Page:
I have a canvas containing art on a transparent background. I desaturate it like this:

boardCtx.fillStyle = "rgba(0, 0, 0, 1.0)";
boardCtx.globalCompositeOperation = 'saturation';
boardCtx.fillRect(0, 0, boardCanvas.width, boardCanvas.height);

and find that the transparent background has turned opaque black. I wouldn't expect the saturation blend mode to change the alpha channel... am I doing something wrong? My current solution is to copy the canvas before desaturation and use it to mask the black background away from the desaturated copy, but that involves another canvas and a big draw... not ideal.


You can use ctx.filter

The 2D context filter can be used to apply various filters to the canvas.

ctx.filter = "saturate(0%)";

But this will add to the alpha if there is anti-aliasing / transparency, reducing quality.

Fix Alpha

To fix you need to use the ctx.globalCompositeOperation = "copy" operation.

ctx.filter = "saturate(0%)";
ctx.globalCompositeOperation = "copy";

// restore defaults;
ctx.filter = "";
ctx.globalCompositeOperation = "source-over";

This will stop the alpha channel from being modified.

Check support.

Warning. Check browser support at bottom of filter page. If no support you will have to use a copy of the canvas to restore the alpha if you use ctx.globalCompositeOperation = "saturation"


Blending modes will work only on the foreground (source) layer without respect to the alpha channel, while the regular composite operations only use alpha channels - this is why you see the opaque result.

To solve simply add a "clipping call" to the existing content after de-saturation process using composition mode "destination-out", then redraw the image:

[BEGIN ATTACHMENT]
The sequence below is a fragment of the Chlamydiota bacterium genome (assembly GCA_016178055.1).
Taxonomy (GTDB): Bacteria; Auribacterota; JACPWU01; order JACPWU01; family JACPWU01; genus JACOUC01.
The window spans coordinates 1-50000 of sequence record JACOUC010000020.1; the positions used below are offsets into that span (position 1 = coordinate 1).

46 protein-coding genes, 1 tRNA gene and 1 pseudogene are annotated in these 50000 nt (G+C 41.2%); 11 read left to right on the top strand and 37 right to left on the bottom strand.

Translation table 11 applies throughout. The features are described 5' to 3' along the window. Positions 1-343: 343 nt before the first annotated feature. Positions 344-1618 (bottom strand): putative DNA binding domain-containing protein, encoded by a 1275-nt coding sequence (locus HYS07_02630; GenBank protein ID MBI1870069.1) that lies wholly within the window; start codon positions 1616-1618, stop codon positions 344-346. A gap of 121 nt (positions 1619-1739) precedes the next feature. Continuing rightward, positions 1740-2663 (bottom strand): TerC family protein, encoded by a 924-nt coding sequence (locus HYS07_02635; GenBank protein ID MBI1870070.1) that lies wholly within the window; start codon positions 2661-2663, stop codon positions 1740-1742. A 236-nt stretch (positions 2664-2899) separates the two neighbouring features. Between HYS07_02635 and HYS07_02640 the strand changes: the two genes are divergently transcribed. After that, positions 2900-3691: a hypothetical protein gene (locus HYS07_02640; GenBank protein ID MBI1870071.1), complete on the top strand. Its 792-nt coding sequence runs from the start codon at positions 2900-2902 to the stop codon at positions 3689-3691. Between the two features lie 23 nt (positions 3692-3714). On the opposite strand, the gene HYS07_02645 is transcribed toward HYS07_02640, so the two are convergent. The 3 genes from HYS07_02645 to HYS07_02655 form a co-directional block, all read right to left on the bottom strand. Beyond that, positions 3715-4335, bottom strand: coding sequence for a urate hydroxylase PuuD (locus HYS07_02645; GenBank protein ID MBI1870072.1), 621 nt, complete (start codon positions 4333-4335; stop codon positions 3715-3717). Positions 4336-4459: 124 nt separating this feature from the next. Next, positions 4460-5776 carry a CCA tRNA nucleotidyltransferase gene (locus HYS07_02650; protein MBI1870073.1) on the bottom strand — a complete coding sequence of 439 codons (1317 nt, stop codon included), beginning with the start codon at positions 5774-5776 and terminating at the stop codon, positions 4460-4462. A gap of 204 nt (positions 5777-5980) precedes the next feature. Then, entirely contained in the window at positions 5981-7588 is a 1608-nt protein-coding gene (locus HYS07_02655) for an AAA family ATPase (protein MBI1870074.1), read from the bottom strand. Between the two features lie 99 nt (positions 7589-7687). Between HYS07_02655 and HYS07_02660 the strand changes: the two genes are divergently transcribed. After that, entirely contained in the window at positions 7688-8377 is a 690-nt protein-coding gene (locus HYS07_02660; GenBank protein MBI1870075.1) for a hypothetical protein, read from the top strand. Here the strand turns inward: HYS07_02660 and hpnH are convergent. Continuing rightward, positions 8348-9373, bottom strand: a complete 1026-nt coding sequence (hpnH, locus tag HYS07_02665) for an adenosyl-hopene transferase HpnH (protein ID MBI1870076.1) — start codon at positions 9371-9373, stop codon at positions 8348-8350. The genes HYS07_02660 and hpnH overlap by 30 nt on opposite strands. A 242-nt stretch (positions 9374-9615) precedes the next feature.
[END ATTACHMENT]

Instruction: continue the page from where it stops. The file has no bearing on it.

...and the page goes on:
// draw image 1. time
boardCtx.fillStyle = "#000";
boardCtx.globalCompositeOperation = 'saturation';
boardCtx.fillRect(0, 0, boardCanvas.width, boardCanvas.height);
boardCtx.globalCompositeOperation = 'destination-out';
// draw image again 2. time

This will also restore the original alpha channel.

If the art is not an image source then you can take a snapshot by drawing the canvas to a temporary canvas, then use that temporary canvas as image source when drawing back using the same steps as above.

You can also use filters as in the other answer (there is also a filter "grayscale" which is slightly more efficient than "saturate") but currently only Chrome (from v52) and Firefox (from v49) supports filter, as well as Webview on Android (from v52).

 CanvasRenderingContext2D.filter (EXPERIMENTAL, On Standard Track)

 Chrome    | Edge      | Firefox   | IE        | Opera     | Safari
     52    |     ?     |    49°    |     -     |     -     |     -

°) 35-48: Behind flag canvas.filters.enabled set to true.

 Chrome/A  | Edge/mob  | Firefox/A | Opera/A   |Safari/iOS | Webview/A
     52    |     ?     |    49°    |     -     |     -     |     52

°) 35-48: Behind flag canvas.filters.enabled set to true.

A third approach is to iterate over the pixels and do the desaturation. This would only be necessary if you intend to support older browsers which do not support the blending modes.

var ctx = c.getContext("2d"), i = new Image;
i.onload = function() {

  ctx.drawImage(this, 0, 0);                       // draw image normally
  ctx.globalCompositeOperation = "saturation";     // desaturate (blending removes alpha)
  ctx.fillRect(0, 0, c.width, c.height);
  ctx.globalCompositeOperation = "destination-in"; // knock out the alpha channel
  ctx.drawImage(this, 0, 0);                       // by redrawing image using this mode

i.src = "//i.stack.imgur.com/F4ukA.png";
<canvas id=c></canvas>

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